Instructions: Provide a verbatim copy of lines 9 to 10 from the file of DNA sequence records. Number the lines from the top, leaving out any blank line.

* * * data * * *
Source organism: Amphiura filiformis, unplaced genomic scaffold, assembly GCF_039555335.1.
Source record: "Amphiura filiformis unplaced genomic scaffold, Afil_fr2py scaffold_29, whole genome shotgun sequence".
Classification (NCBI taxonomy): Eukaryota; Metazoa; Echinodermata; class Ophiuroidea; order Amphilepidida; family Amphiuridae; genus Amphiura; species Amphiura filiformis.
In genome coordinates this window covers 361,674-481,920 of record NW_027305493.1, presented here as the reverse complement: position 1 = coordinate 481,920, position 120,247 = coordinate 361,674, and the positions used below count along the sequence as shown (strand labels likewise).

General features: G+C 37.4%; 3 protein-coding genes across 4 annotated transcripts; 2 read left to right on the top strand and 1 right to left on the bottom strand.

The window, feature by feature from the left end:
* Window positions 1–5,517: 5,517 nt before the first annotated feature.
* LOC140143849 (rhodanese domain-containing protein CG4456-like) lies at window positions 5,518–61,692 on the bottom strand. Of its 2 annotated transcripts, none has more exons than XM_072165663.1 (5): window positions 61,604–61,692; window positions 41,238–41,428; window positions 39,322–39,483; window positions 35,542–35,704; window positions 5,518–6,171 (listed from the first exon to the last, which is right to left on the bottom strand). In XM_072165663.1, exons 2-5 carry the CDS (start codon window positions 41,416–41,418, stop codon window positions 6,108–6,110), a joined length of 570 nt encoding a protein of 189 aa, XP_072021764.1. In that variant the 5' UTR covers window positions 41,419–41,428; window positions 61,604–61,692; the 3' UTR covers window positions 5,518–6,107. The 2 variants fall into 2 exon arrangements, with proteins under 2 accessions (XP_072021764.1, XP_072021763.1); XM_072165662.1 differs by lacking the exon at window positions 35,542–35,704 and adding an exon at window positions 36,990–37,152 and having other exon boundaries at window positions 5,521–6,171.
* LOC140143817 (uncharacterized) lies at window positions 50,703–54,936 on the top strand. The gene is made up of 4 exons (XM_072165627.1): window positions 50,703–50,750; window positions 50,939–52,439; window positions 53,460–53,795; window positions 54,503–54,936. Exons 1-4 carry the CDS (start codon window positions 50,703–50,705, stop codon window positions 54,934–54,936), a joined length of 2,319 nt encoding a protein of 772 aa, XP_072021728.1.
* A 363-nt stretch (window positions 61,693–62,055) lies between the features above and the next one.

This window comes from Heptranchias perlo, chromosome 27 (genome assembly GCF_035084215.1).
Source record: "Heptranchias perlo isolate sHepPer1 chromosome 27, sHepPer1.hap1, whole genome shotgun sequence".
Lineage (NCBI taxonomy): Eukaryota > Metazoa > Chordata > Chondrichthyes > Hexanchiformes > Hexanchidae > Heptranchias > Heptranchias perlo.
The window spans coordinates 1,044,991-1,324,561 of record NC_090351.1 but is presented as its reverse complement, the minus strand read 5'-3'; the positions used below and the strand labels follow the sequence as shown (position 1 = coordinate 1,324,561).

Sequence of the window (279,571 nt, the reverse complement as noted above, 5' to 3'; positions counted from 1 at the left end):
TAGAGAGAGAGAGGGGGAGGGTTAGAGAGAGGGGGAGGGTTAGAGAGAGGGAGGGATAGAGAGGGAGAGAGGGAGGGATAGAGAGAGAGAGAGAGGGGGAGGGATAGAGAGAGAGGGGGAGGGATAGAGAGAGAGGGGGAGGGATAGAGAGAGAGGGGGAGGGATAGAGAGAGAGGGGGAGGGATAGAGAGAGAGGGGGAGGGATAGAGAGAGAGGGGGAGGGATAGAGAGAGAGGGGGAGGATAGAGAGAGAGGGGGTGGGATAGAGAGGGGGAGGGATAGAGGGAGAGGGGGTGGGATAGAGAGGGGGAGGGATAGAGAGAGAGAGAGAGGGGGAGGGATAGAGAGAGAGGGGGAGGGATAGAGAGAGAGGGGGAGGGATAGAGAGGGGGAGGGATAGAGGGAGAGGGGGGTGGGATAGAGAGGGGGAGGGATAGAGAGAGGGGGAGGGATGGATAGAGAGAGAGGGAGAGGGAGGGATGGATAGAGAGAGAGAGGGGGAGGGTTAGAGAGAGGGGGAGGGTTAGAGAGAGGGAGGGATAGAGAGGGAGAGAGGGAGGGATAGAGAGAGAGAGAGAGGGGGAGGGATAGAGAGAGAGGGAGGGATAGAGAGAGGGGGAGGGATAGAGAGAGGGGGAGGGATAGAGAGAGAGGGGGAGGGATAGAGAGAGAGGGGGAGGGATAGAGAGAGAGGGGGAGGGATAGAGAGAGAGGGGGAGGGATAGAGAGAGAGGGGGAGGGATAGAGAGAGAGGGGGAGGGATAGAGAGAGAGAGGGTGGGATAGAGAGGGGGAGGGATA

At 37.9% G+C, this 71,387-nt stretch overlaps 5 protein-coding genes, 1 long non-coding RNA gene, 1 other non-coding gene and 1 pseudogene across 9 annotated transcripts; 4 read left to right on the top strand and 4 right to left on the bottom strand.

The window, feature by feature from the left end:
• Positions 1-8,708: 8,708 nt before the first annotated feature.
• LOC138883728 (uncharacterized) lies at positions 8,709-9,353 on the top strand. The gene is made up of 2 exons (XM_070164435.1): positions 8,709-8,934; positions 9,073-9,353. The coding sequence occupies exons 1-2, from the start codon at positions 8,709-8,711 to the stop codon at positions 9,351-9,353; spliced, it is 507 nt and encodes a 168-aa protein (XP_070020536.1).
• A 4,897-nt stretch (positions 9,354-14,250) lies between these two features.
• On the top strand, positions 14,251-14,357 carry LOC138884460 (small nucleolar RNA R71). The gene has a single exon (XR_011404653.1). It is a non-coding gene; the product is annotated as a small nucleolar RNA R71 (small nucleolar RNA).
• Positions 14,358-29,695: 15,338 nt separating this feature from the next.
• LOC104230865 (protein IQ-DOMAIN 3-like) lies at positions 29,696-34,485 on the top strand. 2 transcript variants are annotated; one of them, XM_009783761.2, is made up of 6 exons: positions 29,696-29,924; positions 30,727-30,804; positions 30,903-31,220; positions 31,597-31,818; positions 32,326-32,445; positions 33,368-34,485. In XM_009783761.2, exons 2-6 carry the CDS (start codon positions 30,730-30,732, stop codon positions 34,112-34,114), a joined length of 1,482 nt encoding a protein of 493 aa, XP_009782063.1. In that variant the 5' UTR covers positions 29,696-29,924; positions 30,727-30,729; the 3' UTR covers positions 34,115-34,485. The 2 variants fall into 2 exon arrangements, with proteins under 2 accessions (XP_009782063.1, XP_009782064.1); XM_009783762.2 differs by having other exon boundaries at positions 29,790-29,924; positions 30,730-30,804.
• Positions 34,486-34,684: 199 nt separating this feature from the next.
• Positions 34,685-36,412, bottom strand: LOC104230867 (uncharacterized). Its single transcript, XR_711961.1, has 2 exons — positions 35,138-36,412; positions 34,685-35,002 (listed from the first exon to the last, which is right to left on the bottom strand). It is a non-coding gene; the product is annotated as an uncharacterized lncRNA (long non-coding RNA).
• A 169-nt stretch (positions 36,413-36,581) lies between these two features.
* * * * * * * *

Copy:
* LOC140143817 (uncharacterized) lies at window positions 50,703–54,936 on the top strand. The gene is made up of 4 exons (XM_072165627.1): window positions 50,703–50,750; window positions 50,939–52,439; window positions 53,460–53,795; window positions 54,503–54,936. Exons 1-4 carry the CDS (start codon window positions 50,703–50,705, stop codon window positions 54,934–54,936), a joined length of 2,319 nt encoding a protein of 772 aa, XP_072021728.1.
* A 363-nt stretch (window positions 61,693–62,055) lies between the features above and the next one.